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I have just used "git add -p" to add a bunch of changes to the index, and I just realised that I missed a change that should've gone into the previous commit.

I can't commit --amend now because I've added all these new changes to the index, and I don't want to use 'git reset' to remove them all from the index as it will take ages to add them all back in again.

What I need is something like 'git stash' that will only stash the index - it should leave the working files alone. Then I can stash the index, add the missing change, commit it, then pop the stash and have my index back the way it was.

It doesn't look like 'git stash' is able to do this, but am I missing something? Thanks!

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I think it's just git commit that you want - it takes your index and creates a commit from it. Kevin Ballard's answer explains how to rewrite the history sensibly after you've done that... –  Mark Longair Mar 12 '11 at 9:34
It sounds like you want something similar to git stash --keep-index but for the working tree. i.e. --working-tree. Me too, it doesn't exist. –  Leif Gruenwoldt Aug 13 '12 at 19:44
Why not cheat? git stash --keep-index to get everything out of there that's not in the index currently. Now, git stash to get a stash with just the stuff that's staged. git stash pop the first stash, add your changes, commit. Now, git reset --hard to clean up the working tree and then git stash pop --index to get your index changes back. –  doliver Jan 20 at 15:07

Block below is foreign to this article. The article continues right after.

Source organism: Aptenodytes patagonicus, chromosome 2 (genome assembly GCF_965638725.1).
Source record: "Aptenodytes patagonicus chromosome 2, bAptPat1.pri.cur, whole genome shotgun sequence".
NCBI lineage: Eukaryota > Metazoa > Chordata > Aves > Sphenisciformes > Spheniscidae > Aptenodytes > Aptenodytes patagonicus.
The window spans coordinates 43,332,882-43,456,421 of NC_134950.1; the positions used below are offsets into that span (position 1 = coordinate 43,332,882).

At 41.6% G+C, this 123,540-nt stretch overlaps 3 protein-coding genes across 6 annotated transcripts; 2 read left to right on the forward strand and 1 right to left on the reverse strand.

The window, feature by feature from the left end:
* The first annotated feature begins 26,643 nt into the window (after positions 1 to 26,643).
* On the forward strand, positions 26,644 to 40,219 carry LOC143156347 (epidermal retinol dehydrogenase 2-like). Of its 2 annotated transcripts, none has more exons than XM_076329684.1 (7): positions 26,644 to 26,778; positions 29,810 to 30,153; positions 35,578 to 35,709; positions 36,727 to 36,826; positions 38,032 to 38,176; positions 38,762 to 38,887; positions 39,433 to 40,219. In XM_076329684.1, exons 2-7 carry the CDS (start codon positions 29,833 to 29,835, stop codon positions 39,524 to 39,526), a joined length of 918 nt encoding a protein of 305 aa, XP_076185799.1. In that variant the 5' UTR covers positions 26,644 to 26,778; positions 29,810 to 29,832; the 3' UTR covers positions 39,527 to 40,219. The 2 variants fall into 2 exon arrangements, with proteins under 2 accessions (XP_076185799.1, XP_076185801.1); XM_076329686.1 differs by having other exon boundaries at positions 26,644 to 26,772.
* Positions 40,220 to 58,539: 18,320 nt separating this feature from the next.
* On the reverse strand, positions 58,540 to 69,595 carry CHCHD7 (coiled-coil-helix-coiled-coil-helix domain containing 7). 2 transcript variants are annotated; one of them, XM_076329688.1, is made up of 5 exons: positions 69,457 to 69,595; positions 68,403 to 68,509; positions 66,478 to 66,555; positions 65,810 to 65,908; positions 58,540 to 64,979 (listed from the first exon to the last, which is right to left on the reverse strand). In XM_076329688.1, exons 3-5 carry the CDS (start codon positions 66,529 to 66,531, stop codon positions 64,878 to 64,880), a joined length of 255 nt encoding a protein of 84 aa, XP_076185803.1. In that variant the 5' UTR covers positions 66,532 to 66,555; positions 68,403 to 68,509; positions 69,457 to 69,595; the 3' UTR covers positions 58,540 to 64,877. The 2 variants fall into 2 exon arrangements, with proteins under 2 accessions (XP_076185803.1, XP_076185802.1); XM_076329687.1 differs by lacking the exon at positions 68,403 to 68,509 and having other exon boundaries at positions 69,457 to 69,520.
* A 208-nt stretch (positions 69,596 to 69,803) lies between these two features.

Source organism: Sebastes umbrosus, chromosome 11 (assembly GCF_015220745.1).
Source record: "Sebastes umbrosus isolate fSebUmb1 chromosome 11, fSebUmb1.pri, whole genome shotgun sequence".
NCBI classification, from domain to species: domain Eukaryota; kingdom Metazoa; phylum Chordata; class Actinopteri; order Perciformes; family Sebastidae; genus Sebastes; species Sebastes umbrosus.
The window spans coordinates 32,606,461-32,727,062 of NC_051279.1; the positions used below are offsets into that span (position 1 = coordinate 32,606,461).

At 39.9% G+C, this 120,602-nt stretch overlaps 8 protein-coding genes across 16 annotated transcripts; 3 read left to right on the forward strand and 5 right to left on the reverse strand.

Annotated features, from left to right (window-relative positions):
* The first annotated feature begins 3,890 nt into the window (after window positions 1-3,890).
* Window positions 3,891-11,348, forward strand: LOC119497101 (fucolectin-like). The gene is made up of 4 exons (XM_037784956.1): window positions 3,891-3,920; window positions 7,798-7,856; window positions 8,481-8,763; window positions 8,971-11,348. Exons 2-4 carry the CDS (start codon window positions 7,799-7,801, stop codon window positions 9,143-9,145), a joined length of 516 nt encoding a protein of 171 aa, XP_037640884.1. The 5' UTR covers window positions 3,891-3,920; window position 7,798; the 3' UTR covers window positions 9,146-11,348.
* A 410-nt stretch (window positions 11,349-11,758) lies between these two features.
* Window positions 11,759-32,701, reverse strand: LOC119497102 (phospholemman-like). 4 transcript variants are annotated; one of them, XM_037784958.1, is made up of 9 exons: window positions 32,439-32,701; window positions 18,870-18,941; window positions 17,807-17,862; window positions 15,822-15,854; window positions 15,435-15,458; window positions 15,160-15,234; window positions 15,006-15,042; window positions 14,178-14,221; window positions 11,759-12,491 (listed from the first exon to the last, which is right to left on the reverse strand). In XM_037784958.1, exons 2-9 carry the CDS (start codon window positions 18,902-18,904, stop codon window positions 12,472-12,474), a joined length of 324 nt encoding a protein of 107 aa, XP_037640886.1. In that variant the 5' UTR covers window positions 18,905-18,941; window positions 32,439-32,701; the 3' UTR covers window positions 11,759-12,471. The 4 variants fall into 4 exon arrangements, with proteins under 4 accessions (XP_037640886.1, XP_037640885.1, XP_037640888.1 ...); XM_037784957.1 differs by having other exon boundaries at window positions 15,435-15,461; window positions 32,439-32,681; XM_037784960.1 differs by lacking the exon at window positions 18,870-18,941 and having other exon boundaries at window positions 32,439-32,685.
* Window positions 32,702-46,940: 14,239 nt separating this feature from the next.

3 Answers 3

up vote 11 down vote accepted

Simplest way is to leave off that change right now, make your new commit, then create a second commit with just that change you want to use to amend and then use git rebase -i to squash it with the original HEAD.

An alternative would be to make your commit, tag it, roll back with git reset HEAD^, add that one change and amend HEAD, then cherry-pick your tagged commit.

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Perfect, I wasn't aware of git -i and it did the trick beautifully. Thanks! –  Malvineous Mar 12 '11 at 9:40
Also look at the "autosquash" and git commit --fixup option if you're on a relatively new version of git. –  MatrixFrog Mar 12 '11 at 21:11
It should be note that you must indicate from which commit you want to rebase: git rebase -i HEAD~2 in this case. –  Auron Feb 3 '12 at 17:02

Commit your index, create a fixup commit, and rebase using autosquash:

git commit
git add -p                         # add the change forgotten from HEAD^
git commit --fixup HEAD^           # commits with "fixup! <commit message of HEAD^>"
git rebase --autosquash -i HEAD~3
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Thanks for the suggestion, but if you look closely, this is what the accepted answer already recommends :-) –  Malvineous Mar 3 '13 at 10:13

The closest thing I've found is git stash --patch. It walks you through each of the changes to working tree and index letting you choose what to stash.


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This doesn't work for me in the middle of a merge conflict. I get a bunch of "needs merge" files and then: fatal: git-write-tree: error building trees Cannot save the current index state –  theazureshadow Aug 20 '12 at 21:23
thanks this is awesome, i thought stash can only save all files, thats a great improvment for my workflow –  nickel715 Sep 11 '13 at 8:03

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